- Have you taken into consideration the difference between weak negation and strong negation?
I always begin classically where logic is concerned — I guess that means “strong” negation — we make a stronger start and get better mileage on that basis before we run into the specialized circumstances, mainly in computational and generalized semiotic settings, which force us to weaken our logic.
- It is so-called semiotic negation, which, by the way, was an aspect, for me, in so-called resolution logic (Ch. Sanders Peirce is mentioned on that one).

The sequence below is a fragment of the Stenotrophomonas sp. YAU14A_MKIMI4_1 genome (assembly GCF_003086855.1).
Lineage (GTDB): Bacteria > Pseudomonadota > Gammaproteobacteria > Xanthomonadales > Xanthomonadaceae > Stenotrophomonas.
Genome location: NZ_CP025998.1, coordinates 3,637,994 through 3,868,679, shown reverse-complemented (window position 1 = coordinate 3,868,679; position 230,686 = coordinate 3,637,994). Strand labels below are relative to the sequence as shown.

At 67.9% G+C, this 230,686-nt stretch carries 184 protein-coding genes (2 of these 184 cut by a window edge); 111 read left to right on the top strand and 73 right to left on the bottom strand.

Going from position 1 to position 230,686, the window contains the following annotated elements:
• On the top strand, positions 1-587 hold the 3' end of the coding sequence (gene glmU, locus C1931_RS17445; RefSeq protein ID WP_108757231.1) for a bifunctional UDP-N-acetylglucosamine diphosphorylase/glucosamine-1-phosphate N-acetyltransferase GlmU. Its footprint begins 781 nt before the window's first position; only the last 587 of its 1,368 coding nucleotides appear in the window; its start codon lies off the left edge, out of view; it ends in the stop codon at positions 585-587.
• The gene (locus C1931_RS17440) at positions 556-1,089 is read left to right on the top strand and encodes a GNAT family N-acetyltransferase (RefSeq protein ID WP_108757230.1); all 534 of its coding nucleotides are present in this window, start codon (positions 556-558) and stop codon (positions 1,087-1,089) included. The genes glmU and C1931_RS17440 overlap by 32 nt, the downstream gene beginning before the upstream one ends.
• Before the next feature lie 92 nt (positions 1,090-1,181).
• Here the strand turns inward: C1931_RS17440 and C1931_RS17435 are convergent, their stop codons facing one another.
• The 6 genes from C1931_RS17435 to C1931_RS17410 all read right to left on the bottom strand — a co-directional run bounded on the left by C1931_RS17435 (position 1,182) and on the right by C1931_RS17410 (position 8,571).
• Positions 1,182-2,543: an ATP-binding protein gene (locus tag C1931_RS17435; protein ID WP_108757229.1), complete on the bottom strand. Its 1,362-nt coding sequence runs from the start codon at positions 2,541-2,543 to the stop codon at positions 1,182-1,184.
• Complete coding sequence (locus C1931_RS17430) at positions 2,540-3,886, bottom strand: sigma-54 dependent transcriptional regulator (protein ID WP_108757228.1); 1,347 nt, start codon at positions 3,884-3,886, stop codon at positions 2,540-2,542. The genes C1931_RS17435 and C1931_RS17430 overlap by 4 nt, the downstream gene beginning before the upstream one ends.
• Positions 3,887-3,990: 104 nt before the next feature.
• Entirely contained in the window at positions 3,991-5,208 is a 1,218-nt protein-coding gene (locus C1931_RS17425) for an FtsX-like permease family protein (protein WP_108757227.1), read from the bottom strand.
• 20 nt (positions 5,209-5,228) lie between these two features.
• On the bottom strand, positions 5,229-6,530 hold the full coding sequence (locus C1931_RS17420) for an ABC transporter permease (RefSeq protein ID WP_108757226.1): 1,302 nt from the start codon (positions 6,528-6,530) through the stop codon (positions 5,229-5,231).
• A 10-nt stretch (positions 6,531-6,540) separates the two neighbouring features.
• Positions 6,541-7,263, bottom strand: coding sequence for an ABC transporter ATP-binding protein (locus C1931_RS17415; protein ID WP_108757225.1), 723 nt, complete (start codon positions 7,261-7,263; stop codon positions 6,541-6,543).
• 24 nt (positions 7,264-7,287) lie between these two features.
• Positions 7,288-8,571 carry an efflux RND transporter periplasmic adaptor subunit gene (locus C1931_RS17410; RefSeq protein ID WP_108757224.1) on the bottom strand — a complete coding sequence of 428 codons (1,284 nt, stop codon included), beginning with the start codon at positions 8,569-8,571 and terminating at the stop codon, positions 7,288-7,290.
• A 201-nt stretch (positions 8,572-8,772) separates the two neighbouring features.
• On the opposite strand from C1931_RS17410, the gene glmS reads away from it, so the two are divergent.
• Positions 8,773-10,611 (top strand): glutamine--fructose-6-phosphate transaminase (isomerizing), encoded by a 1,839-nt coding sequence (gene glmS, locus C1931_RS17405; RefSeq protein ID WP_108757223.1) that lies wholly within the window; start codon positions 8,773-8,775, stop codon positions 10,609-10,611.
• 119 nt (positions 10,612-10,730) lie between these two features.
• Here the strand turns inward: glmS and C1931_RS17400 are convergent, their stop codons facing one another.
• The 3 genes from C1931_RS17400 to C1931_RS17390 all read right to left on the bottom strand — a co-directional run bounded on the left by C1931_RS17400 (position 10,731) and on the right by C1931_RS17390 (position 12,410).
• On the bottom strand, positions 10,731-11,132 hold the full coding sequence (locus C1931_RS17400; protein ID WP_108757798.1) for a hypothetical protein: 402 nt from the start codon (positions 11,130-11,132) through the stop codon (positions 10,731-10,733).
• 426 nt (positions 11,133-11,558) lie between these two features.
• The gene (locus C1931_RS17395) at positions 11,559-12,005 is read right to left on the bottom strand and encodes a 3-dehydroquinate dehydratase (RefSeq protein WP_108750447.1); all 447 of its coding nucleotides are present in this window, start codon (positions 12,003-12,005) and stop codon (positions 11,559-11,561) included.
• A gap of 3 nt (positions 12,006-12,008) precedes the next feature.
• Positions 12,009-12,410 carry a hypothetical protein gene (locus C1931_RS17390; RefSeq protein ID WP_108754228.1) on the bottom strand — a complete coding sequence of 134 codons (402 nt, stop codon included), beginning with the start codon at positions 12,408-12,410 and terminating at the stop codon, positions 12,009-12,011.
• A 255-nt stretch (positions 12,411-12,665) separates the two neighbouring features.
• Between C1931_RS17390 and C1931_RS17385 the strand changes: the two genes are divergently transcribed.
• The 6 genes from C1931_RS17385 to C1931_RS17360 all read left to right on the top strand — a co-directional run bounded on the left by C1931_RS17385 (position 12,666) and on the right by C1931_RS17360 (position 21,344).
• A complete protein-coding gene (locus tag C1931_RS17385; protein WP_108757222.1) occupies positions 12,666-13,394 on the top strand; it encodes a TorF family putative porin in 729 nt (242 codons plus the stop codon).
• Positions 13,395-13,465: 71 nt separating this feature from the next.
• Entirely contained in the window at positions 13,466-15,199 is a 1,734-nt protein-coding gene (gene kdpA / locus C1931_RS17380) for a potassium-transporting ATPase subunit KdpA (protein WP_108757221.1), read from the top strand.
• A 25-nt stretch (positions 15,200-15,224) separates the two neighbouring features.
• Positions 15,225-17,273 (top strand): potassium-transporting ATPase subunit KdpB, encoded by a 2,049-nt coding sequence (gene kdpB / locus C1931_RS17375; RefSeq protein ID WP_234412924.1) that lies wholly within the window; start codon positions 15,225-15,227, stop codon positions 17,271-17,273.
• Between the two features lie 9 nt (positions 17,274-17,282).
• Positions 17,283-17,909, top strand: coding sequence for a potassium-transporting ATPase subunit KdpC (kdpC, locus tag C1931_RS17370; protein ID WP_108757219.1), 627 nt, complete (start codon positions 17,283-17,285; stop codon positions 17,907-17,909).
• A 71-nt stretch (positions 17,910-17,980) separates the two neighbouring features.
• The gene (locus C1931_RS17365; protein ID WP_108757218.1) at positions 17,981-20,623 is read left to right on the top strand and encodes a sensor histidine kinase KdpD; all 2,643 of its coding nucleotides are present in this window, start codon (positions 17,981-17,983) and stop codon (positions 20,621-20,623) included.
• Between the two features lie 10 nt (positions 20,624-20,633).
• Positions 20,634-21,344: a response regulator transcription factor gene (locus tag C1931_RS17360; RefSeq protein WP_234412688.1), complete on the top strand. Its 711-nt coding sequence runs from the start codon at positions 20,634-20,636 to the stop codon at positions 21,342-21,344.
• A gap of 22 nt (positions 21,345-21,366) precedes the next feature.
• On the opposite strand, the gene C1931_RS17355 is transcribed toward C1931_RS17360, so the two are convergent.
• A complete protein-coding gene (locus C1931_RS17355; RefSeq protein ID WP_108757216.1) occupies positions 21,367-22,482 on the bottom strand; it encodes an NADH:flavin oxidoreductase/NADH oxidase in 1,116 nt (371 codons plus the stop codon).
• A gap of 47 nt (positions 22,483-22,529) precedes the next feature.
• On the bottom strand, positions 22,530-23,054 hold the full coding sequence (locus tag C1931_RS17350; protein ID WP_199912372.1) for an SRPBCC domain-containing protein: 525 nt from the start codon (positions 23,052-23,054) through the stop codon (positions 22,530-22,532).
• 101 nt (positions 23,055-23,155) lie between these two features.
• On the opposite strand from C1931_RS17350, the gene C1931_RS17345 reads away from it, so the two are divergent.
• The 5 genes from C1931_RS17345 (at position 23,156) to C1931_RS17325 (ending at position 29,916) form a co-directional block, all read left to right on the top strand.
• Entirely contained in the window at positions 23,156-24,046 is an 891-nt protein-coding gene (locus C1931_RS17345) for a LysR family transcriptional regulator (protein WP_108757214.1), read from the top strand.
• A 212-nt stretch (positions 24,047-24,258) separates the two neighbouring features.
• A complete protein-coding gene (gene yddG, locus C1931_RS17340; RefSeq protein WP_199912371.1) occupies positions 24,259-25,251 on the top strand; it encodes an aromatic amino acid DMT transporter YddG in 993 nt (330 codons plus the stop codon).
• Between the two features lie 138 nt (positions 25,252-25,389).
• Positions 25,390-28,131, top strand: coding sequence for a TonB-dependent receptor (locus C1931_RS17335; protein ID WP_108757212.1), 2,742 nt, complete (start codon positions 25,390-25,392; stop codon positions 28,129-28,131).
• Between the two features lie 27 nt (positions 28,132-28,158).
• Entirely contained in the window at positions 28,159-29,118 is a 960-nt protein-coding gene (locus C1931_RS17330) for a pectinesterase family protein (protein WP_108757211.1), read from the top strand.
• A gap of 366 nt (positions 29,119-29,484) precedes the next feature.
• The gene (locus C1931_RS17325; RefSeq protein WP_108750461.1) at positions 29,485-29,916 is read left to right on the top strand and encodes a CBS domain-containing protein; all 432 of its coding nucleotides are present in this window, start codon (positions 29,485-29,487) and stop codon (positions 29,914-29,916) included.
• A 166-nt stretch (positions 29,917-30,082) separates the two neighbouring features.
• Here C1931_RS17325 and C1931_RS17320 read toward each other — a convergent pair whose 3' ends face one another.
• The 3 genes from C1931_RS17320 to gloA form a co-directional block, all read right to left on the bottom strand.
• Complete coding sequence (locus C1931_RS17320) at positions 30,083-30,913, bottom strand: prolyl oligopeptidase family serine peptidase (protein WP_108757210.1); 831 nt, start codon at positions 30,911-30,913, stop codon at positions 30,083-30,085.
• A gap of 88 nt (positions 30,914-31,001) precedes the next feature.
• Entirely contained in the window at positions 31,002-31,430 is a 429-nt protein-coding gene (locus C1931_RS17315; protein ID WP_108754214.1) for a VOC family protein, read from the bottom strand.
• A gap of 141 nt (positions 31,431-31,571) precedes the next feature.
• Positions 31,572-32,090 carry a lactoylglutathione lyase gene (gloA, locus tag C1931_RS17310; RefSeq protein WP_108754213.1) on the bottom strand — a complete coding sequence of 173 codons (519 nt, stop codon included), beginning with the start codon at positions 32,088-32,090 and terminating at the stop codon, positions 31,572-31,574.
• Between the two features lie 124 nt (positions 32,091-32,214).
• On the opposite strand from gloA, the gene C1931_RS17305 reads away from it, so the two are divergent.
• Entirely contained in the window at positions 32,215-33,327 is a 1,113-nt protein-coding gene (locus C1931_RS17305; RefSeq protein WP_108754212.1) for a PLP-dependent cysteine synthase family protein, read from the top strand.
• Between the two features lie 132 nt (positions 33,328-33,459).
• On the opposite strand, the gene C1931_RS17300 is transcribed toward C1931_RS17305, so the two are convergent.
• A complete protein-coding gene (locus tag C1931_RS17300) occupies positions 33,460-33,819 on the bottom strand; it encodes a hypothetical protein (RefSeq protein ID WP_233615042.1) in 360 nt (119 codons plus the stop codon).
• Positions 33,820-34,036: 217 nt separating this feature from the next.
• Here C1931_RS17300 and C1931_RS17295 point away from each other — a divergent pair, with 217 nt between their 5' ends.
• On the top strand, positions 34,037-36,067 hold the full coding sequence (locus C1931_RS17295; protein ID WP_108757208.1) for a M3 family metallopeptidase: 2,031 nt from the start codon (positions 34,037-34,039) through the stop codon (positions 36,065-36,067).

I took a computer science course on resolution-unification theorem provers at U. Illinois in the mid 1980s. If that’s the same sort of resolution, it generalizes the modus ponens inference rule, all of which exemplify implicational inference. Peirce’s logical graphs allow a degree of equational or information-preserving inference, a fact which Spencer Brown drew out and made more clear.